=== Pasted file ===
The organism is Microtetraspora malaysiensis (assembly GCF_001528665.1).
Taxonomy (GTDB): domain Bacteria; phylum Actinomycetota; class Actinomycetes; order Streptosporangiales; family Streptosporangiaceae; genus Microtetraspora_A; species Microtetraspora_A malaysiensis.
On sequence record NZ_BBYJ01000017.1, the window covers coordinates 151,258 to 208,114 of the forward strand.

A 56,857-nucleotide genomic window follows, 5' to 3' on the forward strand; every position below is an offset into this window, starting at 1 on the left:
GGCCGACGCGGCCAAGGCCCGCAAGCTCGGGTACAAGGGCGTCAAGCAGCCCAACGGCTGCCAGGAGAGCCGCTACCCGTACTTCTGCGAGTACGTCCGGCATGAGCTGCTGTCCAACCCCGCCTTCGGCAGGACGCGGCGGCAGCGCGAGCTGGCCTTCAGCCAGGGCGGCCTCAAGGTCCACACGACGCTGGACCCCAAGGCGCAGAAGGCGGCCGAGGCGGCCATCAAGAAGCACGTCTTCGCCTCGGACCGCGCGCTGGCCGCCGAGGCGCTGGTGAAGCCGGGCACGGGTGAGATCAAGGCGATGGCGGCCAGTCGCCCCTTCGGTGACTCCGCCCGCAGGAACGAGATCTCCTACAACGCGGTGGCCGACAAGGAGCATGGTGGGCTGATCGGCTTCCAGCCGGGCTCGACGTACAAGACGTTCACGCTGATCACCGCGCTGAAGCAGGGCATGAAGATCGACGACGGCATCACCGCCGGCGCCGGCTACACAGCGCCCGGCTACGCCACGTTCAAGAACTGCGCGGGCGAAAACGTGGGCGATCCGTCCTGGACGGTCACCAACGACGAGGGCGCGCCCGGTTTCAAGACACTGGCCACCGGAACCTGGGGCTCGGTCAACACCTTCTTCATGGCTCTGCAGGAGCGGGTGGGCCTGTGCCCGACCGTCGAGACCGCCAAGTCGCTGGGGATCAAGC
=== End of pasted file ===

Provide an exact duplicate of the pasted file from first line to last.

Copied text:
The organism is Microtetraspora malaysiensis (assembly GCF_001528665.1).
Taxonomy (GTDB): domain Bacteria; phylum Actinomycetota; class Actinomycetes; order Streptosporangiales; family Streptosporangiaceae; genus Microtetraspora_A; species Microtetraspora_A malaysiensis.
On sequence record NZ_BBYJ01000017.1, the window covers coordinates 151,258 to 208,114 of the forward strand.

A 56,857-nucleotide genomic window follows, 5' to 3' on the forward strand; every position below is an offset into this window, starting at 1 on the left:
GGCCGACGCGGCCAAGGCCCGCAAGCTCGGGTACAAGGGCGTCAAGCAGCCCAACGGCTGCCAGGAGAGCCGCTACCCGTACTTCTGCGAGTACGTCCGGCATGAGCTGCTGTCCAACCCCGCCTTCGGCAGGACGCGGCGGCAGCGCGAGCTGGCCTTCAGCCAGGGCGGCCTCAAGGTCCACACGACGCTGGACCCCAAGGCGCAGAAGGCGGCCGAGGCGGCCATCAAGAAGCACGTCTTCGCCTCGGACCGCGCGCTGGCCGCCGAGGCGCTGGTGAAGCCGGGCACGGGTGAGATCAAGGCGATGGCGGCCAGTCGCCCCTTCGGTGACTCCGCCCGCAGGAACGAGATCTCCTACAACGCGGTGGCCGACAAGGAGCATGGTGGGCTGATCGGCTTCCAGCCGGGCTCGACGTACAAGACGTTCACGCTGATCACCGCGCTGAAGCAGGGCATGAAGATCGACGACGGCATCACCGCCGGCGCCGGCTACACAGCGCCCGGCTACGCCACGTTCAAGAACTGCGCGGGCGAAAACGTGGGCGATCCGTCCTGGACGGTCACCAACGACGAGGGCGCGCCCGGTTTCAAGACACTGGCCACCGGAACCTGGGGCTCGGTCAACACCTTCTTCATGGCTCTGCAGGAGCGGGTGGGCCTGTGCCCGACCGTCGAGACCGCCAAGTCGCTGGGGATCAAGC